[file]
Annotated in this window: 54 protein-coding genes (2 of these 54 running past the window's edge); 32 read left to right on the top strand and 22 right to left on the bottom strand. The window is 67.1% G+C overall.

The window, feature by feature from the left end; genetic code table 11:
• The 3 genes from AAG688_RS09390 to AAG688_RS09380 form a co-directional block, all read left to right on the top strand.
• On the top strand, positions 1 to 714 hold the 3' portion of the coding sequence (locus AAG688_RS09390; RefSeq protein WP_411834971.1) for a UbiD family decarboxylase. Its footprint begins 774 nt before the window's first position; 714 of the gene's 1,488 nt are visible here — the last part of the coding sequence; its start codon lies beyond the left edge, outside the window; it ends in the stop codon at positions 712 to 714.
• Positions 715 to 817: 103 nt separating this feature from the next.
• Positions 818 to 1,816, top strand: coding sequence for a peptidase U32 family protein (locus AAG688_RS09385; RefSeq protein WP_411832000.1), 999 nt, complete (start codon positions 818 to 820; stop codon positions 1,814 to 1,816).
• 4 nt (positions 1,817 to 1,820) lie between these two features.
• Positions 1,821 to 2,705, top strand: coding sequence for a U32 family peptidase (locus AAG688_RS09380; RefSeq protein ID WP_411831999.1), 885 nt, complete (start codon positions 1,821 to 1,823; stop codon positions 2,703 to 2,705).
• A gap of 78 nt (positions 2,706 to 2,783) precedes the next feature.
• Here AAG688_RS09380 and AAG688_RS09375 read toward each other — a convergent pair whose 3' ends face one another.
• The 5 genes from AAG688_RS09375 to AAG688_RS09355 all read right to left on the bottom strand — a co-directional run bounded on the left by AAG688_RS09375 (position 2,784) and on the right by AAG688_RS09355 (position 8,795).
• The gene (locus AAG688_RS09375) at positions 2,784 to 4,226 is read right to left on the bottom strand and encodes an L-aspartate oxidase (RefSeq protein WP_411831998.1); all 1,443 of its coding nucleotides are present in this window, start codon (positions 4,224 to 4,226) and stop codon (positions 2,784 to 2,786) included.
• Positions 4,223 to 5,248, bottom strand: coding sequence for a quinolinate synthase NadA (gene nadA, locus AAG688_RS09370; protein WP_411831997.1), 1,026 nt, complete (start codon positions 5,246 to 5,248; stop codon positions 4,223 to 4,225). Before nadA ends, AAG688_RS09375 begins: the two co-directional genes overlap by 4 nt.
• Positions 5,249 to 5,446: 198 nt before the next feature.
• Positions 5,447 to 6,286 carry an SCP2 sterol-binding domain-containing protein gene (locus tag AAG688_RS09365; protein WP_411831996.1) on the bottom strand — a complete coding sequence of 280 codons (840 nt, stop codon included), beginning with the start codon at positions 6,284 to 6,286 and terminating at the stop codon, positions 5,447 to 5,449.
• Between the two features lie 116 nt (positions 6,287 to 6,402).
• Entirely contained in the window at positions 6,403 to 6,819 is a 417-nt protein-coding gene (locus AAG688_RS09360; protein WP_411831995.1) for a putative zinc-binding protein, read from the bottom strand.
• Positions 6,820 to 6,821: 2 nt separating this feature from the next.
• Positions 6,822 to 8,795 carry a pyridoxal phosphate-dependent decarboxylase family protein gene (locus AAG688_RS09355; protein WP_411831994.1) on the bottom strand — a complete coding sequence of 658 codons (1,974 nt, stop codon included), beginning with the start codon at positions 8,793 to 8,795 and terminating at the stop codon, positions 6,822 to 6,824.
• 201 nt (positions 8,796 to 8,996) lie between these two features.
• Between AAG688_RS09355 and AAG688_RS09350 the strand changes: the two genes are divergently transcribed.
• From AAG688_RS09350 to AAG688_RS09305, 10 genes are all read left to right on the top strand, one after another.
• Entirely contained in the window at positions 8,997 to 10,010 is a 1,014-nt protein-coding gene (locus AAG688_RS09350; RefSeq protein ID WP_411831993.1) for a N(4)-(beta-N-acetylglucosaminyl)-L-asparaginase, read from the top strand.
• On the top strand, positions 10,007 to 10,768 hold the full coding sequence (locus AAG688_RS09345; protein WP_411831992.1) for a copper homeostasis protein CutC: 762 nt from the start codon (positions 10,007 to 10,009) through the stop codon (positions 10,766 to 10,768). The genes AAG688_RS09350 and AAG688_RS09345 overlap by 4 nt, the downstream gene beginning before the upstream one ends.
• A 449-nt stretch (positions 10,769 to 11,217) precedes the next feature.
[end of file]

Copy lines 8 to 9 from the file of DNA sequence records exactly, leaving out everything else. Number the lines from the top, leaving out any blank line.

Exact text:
• Positions 1,821 to 2,705, top strand: coding sequence for a U32 family peptidase (locus AAG688_RS09380; RefSeq protein ID WP_411831999.1), 885 nt, complete (start codon positions 1,821 to 1,823; stop codon positions 2,703 to 2,705).
• A gap of 78 nt (positions 2,706 to 2,783) precedes the next feature.